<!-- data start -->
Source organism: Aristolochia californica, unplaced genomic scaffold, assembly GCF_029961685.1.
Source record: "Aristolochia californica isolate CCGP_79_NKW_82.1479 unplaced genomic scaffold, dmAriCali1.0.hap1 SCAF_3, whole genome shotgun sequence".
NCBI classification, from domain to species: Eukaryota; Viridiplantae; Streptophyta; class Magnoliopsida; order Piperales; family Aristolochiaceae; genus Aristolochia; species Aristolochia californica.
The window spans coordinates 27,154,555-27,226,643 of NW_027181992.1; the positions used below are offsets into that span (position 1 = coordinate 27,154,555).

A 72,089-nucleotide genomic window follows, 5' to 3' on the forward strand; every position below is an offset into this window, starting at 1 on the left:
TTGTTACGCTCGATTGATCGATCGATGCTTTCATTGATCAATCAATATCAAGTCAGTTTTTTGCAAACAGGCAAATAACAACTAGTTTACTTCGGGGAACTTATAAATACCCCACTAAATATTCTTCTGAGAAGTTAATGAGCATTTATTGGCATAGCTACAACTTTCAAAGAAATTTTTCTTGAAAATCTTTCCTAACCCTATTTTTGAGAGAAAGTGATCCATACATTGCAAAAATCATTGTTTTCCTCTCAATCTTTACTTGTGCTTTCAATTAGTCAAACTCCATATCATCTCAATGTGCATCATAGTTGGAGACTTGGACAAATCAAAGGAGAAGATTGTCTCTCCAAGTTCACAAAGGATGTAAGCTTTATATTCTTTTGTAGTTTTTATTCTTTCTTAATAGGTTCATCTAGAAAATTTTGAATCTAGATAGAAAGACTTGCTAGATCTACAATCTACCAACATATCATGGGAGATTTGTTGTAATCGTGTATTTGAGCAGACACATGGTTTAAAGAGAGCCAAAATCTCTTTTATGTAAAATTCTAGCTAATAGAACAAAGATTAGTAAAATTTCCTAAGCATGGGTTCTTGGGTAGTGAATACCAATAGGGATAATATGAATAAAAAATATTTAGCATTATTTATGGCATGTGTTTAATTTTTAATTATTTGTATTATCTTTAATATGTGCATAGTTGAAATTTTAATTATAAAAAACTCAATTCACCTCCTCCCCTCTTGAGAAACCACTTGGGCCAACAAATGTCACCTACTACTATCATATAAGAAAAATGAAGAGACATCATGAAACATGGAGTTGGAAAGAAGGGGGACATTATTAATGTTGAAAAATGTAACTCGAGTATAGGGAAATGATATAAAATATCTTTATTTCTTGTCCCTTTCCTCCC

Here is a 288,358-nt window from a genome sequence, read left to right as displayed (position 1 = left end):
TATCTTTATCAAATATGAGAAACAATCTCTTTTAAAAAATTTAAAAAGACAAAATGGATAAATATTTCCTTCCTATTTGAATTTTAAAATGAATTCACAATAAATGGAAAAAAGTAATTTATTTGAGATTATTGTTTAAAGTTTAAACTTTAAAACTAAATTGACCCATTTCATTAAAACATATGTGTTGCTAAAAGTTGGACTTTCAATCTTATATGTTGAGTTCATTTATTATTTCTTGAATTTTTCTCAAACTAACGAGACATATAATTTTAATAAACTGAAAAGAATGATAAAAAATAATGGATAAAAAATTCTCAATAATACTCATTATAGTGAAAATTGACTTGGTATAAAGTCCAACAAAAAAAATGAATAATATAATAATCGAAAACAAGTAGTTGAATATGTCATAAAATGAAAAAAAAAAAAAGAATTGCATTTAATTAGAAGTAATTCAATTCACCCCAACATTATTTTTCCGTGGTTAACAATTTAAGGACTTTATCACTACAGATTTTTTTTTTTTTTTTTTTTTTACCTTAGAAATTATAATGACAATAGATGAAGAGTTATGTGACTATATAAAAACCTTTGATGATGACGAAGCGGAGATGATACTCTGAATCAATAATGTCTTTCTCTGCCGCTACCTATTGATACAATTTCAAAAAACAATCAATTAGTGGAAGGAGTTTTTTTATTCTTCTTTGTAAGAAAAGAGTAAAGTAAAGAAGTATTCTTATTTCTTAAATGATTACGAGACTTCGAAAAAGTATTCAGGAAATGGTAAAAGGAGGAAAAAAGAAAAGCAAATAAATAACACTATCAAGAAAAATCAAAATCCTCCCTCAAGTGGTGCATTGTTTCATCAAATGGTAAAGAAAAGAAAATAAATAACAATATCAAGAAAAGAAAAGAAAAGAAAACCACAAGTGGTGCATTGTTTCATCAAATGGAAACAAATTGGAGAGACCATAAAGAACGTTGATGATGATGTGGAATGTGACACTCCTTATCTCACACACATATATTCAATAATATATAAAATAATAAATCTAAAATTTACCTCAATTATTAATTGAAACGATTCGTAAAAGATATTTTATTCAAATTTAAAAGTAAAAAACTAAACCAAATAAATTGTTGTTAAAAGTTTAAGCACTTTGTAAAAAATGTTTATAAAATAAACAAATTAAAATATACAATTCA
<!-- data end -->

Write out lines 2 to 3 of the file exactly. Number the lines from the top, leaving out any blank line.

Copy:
Source record: "Aristolochia californica isolate CCGP_79_NKW_82.1479 unplaced genomic scaffold, dmAriCali1.0.hap1 SCAF_3, whole genome shotgun sequence".
NCBI classification, from domain to species: Eukaryota; Viridiplantae; Streptophyta; class Magnoliopsida; order Piperales; family Aristolochiaceae; genus Aristolochia; species Aristolochia californica.